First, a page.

Armenian Genocide

The Armenian Genocide testimony collections include several categories of individuals linked directly or indirectly to the calamity. The vast majority are Armenian Genocide survivors, while others are Armenian descendants (second and third generation), scholars, rescuers and aid providers, foreign witnesses, and Yezidi survivors, as well as Arab and Greek eyewitnesses. The interviews were recorded in 10 languages in 13 countries.

About the Collection

The VHA currently contains 369 interviews relating to the Armenian Genocide. Over three hundred of them were recorded between 1975 and 2005 by filmmaker J. Michael Hagopian and the Armenian Film Foundation. They were recorded in 13 different countries and in ten different languages including: Arabic, English, Armenian and Turkish. Richard Hovannisian's oral history collection was added to the Visual History Archive in 2018.

Brief Historical Background

In 1914, the Ottoman Empire entered the First World War, joining the Central Powers. The Young Turks believed that entering the war would solve the problems of the Empire. However, serious losses in the war with Russia resulted in the Ottoman authorities blaming the Armenians for their ethnic kin in Russia fighting against them. By the winter of 1914-1915, measures to destroy the entire Armenian population, including men, women, and children were being prepared.

On April 24, 1915, the Committe for Union and Progress (CUP), the leading nationalist party of The Young Turks, arrested over 200 Armenian representatives in government, teachers, writers, religious leaders, and other intellectuals in Constantinople (Istanbul) and executed most of them. Ottoman Armenian men who had previously been conscripted into the Ottoman armies were disarmed and murdered. This date is often considered the day in which the intentions of the Armenian Genocide were realized and is commemorated annually by Armenians worldwide.

Beginning in 1915, coded telegraph messages, sent by leading CUP officials, ordered the deportation of the Armenian people from all over the empire to “relocation centers.” Most men and teenage boys were separated from these deportation caravans and killed soon after. The women and children were forced to walk for weeks on difficult terrain away from major roads without any food or shelter. During the deportations, many died or were killed, while others were kidnapped or raped. Their final destination was the Syrian Desert where Armenian deportees were massacred or eventually died due to starvation and fatigue. In certain areas, Armenians took up desperate armed resistance to protect themselves from massacre and deportation. While the owners were absent, Armenian homes, businesses, churches, along with private properties were looted, legally confiscated or destroyed by the local population and government.

Those who survived had different fates. Conversion to Islam was generally not an option, but there were many cases of Armenian women and children becoming Islamized through adoption or kidnapping by Turks, Kurds or Arabs. Some survivors took refuge in orphanages set up by American and European missionaries; those who survived the deportations ended up in refugee camps throughout the Middle East, others saved by their neighbors made it further West, or managed to take refuge among Armenians in Istanbul and Izmir, where, because of the presence of foreign diplomats, no mass killings had taken place. As a result, the Armenian community spread around the world.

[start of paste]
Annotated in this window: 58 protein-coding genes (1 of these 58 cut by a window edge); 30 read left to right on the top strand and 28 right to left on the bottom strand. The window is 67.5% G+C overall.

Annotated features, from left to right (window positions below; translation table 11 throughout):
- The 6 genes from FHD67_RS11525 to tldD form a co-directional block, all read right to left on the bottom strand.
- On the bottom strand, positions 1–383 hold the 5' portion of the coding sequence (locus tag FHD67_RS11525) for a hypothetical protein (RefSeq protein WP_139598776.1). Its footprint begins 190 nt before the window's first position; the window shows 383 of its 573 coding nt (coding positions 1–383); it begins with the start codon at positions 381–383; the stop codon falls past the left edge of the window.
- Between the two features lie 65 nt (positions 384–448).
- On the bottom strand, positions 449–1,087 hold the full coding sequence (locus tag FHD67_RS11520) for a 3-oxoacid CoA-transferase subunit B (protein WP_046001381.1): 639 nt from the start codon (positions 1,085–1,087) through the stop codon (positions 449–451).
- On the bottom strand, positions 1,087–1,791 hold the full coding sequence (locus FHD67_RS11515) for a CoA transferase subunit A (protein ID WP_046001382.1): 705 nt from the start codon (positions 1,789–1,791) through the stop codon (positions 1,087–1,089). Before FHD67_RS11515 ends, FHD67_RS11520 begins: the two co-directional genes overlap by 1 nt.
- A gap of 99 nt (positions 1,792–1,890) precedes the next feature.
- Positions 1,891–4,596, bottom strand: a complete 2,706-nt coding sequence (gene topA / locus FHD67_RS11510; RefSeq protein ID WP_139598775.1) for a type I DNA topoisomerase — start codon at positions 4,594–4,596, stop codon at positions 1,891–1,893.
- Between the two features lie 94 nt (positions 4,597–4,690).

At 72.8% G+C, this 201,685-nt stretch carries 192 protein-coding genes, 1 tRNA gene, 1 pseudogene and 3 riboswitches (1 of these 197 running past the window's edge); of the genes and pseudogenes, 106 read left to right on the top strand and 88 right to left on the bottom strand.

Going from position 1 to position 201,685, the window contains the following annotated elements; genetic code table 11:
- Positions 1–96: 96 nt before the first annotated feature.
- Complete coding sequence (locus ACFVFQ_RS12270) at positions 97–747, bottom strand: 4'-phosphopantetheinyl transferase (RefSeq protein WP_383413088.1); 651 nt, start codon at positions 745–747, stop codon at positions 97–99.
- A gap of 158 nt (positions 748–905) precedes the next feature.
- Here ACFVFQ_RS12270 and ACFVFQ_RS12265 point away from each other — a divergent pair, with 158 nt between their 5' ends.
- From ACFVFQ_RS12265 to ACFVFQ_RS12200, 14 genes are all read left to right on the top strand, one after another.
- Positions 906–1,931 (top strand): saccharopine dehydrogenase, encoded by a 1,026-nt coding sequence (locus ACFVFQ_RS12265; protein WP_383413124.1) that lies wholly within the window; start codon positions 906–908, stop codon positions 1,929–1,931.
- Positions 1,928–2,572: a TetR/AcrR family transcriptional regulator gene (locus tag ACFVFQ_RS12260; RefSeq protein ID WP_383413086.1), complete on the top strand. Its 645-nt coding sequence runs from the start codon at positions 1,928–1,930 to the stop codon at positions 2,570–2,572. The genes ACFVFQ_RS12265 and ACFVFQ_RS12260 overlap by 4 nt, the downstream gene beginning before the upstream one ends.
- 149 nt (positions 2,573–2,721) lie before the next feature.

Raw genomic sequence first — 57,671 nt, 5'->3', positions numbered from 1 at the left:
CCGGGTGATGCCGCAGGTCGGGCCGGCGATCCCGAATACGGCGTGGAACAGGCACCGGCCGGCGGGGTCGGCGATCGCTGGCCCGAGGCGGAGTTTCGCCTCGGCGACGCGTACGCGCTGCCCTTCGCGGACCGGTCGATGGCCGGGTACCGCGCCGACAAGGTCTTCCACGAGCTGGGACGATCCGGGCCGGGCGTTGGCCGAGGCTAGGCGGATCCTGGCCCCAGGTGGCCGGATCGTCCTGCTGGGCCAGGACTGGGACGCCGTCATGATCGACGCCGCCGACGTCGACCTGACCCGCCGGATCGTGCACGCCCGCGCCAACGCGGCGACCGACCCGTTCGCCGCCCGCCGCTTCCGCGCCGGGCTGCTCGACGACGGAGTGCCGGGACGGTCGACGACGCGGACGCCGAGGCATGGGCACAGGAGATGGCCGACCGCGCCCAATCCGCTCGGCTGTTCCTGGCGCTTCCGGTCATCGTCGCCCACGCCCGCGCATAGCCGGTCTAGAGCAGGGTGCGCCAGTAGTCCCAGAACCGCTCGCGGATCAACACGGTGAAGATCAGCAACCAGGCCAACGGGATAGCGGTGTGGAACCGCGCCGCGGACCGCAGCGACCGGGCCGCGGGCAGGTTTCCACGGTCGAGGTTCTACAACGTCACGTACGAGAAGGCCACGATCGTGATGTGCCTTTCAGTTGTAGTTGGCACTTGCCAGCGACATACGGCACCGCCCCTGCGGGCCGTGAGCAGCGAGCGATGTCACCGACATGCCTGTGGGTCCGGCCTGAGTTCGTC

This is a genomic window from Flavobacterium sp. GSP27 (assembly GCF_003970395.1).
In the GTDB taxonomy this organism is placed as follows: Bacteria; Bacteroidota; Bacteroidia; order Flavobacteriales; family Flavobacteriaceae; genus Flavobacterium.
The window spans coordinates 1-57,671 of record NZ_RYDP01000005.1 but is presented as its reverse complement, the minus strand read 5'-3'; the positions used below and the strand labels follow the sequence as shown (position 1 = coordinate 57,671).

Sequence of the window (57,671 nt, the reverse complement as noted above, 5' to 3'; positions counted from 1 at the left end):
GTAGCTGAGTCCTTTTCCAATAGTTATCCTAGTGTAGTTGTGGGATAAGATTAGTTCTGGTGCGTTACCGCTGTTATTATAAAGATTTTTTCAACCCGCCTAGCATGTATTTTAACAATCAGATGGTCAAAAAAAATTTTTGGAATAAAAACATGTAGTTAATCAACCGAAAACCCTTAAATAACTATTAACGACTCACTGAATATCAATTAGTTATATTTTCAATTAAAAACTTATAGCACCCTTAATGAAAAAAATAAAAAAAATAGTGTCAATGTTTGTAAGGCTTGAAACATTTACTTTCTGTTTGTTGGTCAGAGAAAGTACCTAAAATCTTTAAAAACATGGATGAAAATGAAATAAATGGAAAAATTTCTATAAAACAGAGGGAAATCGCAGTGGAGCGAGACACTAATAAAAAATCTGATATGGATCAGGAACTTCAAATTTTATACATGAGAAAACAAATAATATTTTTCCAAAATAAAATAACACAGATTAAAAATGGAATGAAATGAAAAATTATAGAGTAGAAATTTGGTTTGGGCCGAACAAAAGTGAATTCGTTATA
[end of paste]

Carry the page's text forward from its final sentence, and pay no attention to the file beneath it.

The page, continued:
Aftermath

At the end of World War I, the CUP functionaries and government officials were tried in military tribunals. Though the main perpetrators were found to be guilty and sentenced to death, their sentence was never carried out. At the time, the annihilation of the Armenians was known as a “crime against humanity.” In 1944, Raphael Lemkin, who had studied the 20th Century massacres of Armenians and witnessed the extermination of the European Jewish population, would coin the term “genocide” in order to define the attempt to destroy an entire people. The Armenian Genocide is denied by the Turkish government today, and is illegal to be spoken about as such in Turkey.

 

Armenian Film Foundation Collection
The Armenian Film Foundation’s film archive contains 333 interviews with more than 380 interviewees Armenian Genocide survivors, descendants, witnesses, scholars and other types of experiences. Interviews were conducted and recorded throughout the world in 10 countries, primarily in English and Armenian—some in rare Armenian dialects—though other interview languages include Arabic, Greek, Spanish, French, Kurdish, Turkish, German, and Russian. Most of the interviews were conducted by Hagopian, who recorded them on 16 mm film between 1972 and 2005 for a series of documentaries. About half a dozen interviews were also conducted by Carla Garapedian after 2011.
Richard G. Hovannisian Armenian Genocide Oral History Collection
The Richard G. Hovannisian Armenian Genocide Oral History Collection contains more than 1,000 interviews of Armenian Genocide survivors and descendants. They primarily consist of full-life histories which illuminate Ottoman-Armenian life, the Genocide and post-Genocide era, and the diaspora experience. Survivors are from all over the Ottoman Empire and also many interviewees from the former Russian and Persian empires. Testimonies are mostly in Armenian and English, with some in Turkish and Spanish.